HomeAsian AmericansVietnamese lawmakers criticize 'Jane Fonda Day' declaration in L.A.

Vietnamese lawmakers criticize ‘Jane Fonda Day’ declaration in L.A.

Vietnamese lawmakers are criticizing Los Angeles County’s decision to declare the anniversary of the Fall of Saigon on April 30 as “Jane Fonda Day.”

Republican Vietnamese lawmakers and some of their Democratic colleagues say the decision was insensitive. They’re asking for the declaration to be rescinded.

In the 1960s, actress Jane Fonda was incredibly outspoken about her opposition to the Vietnam War. She traveled to North Vietnam to see first-hand how the war was impacting Vietnamese people. While in North Vietnam she was interviewed by North Vietnamese radio stations and photographed sitting on a North Vietnamese antiaircraft gun.

Many Americans and South Vietnamese people, who eventually fled to the United States after the war, criticized Fonda’s actions, arguing that she was aligning herself with communists in the North. They nicknamed her “Hanoi Jane.”

Tri Ta a Republican California assemblymember wrote an Op-Ed for the Los Angeles Times explaining that the anniversary is a day of mourning for many Vietnamese people.

“April 30 is widely recognized as the painful anniversary of the 1975 fall of Saigon, a day that marks the emotional closing chapter of the Vietnam War. Known in the Vietnamese community as ‘Black April,’ it is a day of remembrance when we honor the sacrifices of some 250,000 South Vietnamese and 60,000 American soldiers who gave everything to their cause,” Ta wrote in the Op-Ed.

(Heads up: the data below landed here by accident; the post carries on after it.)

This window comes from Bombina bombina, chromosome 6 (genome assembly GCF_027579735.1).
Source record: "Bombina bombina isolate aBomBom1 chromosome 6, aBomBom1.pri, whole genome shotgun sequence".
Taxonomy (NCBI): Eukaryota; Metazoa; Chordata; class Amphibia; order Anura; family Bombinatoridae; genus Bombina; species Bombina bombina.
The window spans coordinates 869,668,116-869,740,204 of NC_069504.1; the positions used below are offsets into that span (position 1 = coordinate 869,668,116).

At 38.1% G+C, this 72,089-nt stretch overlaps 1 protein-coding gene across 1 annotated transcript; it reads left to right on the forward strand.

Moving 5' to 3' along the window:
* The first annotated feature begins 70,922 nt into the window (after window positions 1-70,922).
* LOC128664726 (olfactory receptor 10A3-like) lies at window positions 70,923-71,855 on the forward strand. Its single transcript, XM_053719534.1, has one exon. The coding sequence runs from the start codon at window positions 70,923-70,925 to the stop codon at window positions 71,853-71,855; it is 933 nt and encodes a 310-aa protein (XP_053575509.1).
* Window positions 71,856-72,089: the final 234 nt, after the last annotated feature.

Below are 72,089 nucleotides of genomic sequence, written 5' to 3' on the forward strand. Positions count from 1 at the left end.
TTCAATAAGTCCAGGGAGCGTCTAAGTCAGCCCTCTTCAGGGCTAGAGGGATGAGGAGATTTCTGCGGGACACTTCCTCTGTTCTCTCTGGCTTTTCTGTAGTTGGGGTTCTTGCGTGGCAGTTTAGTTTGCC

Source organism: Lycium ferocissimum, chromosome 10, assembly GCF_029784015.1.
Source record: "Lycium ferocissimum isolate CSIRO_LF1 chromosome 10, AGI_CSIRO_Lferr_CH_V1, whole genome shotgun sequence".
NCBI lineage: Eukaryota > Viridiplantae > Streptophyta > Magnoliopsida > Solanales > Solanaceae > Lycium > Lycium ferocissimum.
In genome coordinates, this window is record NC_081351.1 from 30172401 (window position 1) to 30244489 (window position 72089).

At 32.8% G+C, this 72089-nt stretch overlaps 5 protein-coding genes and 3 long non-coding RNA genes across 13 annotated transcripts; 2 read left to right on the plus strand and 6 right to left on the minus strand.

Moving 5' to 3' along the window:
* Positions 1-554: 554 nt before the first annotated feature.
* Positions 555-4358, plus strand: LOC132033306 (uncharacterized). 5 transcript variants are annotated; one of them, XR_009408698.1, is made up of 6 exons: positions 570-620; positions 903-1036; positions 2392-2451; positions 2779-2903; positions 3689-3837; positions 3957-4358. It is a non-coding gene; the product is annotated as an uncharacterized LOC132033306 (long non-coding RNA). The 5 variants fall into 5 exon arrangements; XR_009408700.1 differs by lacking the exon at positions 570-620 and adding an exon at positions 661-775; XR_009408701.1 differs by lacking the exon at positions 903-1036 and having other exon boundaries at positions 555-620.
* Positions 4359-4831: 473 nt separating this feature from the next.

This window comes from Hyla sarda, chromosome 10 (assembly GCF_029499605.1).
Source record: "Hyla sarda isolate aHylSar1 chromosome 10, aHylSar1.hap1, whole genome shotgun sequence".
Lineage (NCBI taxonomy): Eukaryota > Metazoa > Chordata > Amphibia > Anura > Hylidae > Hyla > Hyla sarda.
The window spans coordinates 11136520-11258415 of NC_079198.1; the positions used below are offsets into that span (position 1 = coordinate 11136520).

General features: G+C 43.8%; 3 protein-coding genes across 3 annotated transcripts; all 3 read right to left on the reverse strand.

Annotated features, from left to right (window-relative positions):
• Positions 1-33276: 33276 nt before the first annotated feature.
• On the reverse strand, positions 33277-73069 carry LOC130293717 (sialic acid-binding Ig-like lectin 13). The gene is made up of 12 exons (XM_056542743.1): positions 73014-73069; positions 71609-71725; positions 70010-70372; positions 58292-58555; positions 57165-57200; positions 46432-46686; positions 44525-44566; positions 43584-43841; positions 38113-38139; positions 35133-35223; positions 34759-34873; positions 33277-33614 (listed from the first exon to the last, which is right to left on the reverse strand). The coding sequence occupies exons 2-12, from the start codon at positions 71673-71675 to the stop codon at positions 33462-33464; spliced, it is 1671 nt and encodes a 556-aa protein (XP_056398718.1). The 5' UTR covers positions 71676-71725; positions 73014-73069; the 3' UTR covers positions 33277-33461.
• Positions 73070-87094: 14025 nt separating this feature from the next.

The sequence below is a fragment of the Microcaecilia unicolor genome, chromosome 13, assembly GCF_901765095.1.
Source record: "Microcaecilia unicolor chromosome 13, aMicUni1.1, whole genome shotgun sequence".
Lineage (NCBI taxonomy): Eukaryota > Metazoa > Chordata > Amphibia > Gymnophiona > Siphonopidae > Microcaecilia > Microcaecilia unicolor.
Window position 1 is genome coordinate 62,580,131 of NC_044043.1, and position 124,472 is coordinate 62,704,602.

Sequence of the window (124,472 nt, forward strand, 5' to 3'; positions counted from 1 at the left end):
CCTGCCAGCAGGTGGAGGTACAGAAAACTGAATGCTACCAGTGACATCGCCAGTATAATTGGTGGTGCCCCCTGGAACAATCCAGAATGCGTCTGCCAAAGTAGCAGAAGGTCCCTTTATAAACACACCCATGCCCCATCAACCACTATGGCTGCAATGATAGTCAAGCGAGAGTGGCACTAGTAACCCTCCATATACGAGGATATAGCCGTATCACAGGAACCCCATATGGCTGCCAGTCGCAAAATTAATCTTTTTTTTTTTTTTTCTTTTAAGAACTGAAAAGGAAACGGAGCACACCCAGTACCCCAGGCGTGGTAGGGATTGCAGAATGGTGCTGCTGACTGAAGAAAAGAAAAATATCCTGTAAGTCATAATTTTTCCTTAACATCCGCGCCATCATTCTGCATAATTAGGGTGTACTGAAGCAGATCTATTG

In the Op-Ed, Ta reiterated the belief many Vietnamese Americans held: that Fonda sympathized with a movement that caused them pain and suffering.

“To have this solemn day overshadowed by the celebration of an individual who openly sympathized with the regime responsible for so much suffering is an insult to the memory of those who perished and those who continue to live with the scars of war. This decision demonstrates a lack of empathy for the Vietnamese diaspora and highlights a need for greater cultural awareness,” Ta wrote.

Ta and Democratic Assemblymember Stephanie Nguyen wrote a letter to the L.A. county supervisor’s asking them to rescind the proclamation, Cal Matters reports. The letter was signed by every Republican assemblymember.

“This honor for Ms. Fonda is an affront to the service and sacrifice of American and South Vietnamese soldiers who gave everything in the cause of freedom,” the letter read, according to Cal Matters.

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